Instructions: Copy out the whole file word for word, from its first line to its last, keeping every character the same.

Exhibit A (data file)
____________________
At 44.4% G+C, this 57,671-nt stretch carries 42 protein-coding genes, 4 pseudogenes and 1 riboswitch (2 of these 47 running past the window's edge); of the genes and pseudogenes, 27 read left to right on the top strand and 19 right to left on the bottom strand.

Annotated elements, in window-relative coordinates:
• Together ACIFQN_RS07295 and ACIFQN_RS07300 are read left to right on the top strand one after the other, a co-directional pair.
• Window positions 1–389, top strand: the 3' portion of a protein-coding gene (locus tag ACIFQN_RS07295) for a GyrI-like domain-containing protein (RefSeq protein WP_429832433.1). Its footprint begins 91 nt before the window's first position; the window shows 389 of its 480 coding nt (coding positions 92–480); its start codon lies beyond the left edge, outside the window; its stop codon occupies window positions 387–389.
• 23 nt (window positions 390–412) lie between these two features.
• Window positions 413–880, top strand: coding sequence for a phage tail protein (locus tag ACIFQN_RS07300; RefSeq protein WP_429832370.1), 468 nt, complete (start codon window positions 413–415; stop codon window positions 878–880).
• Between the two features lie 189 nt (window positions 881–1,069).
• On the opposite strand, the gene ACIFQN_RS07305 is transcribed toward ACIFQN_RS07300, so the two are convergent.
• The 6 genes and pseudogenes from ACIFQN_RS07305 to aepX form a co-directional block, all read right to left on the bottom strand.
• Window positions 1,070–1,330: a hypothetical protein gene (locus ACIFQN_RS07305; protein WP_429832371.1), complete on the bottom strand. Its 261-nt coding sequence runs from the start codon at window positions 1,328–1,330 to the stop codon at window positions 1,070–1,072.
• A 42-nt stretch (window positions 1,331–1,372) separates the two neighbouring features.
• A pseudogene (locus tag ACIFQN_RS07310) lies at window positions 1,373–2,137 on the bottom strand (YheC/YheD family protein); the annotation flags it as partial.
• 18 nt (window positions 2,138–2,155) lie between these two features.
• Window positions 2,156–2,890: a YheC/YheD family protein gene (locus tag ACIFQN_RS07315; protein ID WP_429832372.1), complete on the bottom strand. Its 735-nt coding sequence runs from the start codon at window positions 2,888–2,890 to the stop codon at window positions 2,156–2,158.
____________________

At 44.4% G+C, this 57,671-nt stretch carries 42 protein-coding genes, 4 pseudogenes and 1 riboswitch (2 of these 47 running past the window's edge); of the genes and pseudogenes, 27 read left to right on the top strand and 19 right to left on the bottom strand.

Annotated elements, in window-relative coordinates:
• Together ACIFQN_RS07295 and ACIFQN_RS07300 are read left to right on the top strand one after the other, a co-directional pair.
• Window positions 1–389, top strand: the 3' portion of a protein-coding gene (locus tag ACIFQN_RS07295) for a GyrI-like domain-containing protein (RefSeq protein WP_429832433.1). Its footprint begins 91 nt before the window's first position; the window shows 389 of its 480 coding nt (coding positions 92–480); its start codon lies beyond the left edge, outside the window; its stop codon occupies window positions 387–389.
• 23 nt (window positions 390–412) lie between these two features.
• Window positions 413–880, top strand: coding sequence for a phage tail protein (locus tag ACIFQN_RS07300; RefSeq protein WP_429832370.1), 468 nt, complete (start codon window positions 413–415; stop codon window positions 878–880).
• Between the two features lie 189 nt (window positions 881–1,069).
• On the opposite strand, the gene ACIFQN_RS07305 is transcribed toward ACIFQN_RS07300, so the two are convergent.
• The 6 genes and pseudogenes from ACIFQN_RS07305 to aepX form a co-directional block, all read right to left on the bottom strand.
• Window positions 1,070–1,330: a hypothetical protein gene (locus ACIFQN_RS07305; protein WP_429832371.1), complete on the bottom strand. Its 261-nt coding sequence runs from the start codon at window positions 1,328–1,330 to the stop codon at window positions 1,070–1,072.
• A 42-nt stretch (window positions 1,331–1,372) separates the two neighbouring features.
• A pseudogene (locus tag ACIFQN_RS07310) lies at window positions 1,373–2,137 on the bottom strand (YheC/YheD family protein); the annotation flags it as partial.
• 18 nt (window positions 2,138–2,155) lie between these two features.
• Window positions 2,156–2,890: a YheC/YheD family protein gene (locus tag ACIFQN_RS07315; protein ID WP_429832372.1), complete on the bottom strand. Its 735-nt coding sequence runs from the start codon at window positions 2,888–2,890 to the stop codon at window positions 2,156–2,158.